You've got a great website with tons of visitors, but you need to pay the bills, right? So, what's a company to do? Why, slap advertisements all over it, of course. Sure, nobody likes the ads (well, except for the ad company), but you've got bring in a little cash some how.
This is a discussion I've had plenty of times with website owners, and I very much feel their pain. Still, whenever I notice a website that brings in some revenue without ads I'm intrigued and think it's worth a mention.
The latest revenue hack I've seen: Improvised Life's Store. I'm a big fan of the blog Improvised Life, and their idea of having their own store makes perfect sense. If they're going to write about an item, why not make it easy for folks to buy it, too?. (Note: the sequence here is critical. I really do believe they stumble over products they love, and then decide to sell them, versus just putting up junk).
By making the content primary and the store a nice add-on, they've traded in annoying ads for a helpful resource. Well done.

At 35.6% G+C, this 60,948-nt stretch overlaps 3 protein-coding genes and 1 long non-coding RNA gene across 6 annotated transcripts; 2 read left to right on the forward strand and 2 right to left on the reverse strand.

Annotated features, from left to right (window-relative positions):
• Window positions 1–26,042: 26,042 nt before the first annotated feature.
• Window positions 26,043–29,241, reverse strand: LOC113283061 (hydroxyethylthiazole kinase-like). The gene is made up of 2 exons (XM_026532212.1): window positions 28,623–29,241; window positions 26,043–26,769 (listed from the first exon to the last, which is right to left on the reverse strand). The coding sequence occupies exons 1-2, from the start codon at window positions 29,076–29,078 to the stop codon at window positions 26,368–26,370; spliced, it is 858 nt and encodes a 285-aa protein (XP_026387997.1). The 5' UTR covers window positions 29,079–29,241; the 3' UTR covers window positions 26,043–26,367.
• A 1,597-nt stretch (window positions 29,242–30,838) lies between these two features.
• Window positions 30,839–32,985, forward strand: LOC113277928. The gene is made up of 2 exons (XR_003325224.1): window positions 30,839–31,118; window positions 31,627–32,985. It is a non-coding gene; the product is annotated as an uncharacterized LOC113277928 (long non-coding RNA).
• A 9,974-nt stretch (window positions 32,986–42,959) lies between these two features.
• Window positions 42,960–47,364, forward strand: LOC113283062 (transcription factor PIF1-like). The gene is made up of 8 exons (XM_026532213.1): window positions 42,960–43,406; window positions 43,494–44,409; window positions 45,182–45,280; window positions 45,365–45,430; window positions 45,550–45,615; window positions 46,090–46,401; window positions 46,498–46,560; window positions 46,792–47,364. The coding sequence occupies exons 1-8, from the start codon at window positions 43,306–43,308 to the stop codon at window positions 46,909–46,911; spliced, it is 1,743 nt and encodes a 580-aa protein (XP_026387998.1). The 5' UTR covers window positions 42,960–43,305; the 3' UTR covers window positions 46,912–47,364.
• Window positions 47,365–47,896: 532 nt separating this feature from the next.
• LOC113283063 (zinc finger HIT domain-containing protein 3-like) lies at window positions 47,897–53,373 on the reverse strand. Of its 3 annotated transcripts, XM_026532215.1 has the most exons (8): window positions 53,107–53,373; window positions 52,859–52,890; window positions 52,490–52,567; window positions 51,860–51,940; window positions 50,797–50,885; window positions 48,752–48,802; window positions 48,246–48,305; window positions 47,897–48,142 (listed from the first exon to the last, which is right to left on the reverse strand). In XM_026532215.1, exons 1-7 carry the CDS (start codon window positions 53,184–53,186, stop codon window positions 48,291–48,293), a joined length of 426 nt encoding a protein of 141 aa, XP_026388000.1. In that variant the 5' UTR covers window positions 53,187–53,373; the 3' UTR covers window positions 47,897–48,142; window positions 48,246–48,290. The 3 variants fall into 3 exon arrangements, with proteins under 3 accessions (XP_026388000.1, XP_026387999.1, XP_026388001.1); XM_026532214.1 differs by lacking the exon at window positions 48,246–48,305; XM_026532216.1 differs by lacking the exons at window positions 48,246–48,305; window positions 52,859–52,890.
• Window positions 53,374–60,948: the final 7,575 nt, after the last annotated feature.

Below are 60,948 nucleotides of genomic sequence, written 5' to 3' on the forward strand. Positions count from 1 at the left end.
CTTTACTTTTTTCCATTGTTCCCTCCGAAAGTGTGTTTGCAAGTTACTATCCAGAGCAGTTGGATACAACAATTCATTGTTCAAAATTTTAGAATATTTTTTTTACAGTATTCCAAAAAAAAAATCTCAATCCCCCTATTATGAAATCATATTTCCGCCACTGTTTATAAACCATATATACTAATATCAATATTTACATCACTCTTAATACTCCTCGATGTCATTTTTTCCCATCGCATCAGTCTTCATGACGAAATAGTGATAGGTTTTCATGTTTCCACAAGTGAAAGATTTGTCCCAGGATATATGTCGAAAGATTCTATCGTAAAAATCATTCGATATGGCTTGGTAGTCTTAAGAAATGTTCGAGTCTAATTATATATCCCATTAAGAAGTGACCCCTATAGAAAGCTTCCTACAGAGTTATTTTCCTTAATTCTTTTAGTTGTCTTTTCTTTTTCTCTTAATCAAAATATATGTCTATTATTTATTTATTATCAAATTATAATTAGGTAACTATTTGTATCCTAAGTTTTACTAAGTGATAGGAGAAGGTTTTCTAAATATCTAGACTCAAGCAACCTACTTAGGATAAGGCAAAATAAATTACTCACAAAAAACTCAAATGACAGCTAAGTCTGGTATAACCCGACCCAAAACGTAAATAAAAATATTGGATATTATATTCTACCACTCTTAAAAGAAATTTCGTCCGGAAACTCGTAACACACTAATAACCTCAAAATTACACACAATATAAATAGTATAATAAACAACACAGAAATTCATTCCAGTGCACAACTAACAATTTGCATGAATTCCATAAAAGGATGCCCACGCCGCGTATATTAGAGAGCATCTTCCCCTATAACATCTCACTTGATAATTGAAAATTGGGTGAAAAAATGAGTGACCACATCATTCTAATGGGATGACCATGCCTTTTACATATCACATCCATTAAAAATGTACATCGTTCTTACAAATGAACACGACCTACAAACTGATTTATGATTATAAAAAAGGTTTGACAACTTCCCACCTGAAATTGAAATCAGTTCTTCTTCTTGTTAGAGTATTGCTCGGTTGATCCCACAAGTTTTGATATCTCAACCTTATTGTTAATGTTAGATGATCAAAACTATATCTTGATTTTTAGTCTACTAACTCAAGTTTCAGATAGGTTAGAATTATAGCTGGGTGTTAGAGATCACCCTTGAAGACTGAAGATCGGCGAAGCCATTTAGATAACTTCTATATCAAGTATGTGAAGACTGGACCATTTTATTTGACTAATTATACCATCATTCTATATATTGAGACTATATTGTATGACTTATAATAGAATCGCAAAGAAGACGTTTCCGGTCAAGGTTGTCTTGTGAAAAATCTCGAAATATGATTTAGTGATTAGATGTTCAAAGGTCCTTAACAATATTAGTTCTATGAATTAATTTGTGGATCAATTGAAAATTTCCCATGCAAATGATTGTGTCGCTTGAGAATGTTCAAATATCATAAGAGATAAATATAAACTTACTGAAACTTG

But it actually gets better. If you look at the items in their store, you'll notice there's no add to cart button. Instead, it's just a link to Amazon with an affiliate code.
They've added a store, but didn't implement an eCommerce solution. This is brilliant. Sure, they won't make as much as an affiliate as they would selling the items themselves, but the level of effort is vastly reduced. They don't need to worrying about billing, customer service, or convincing users it's safe to buy from them. And of course, for many (most? some?) Amazon buyers, their shipping will be free thanks to Prime.
They've developed a helpful resource that brings in a few dollars, and no developers were harmed (or necessarily utilized in the process). Bravo!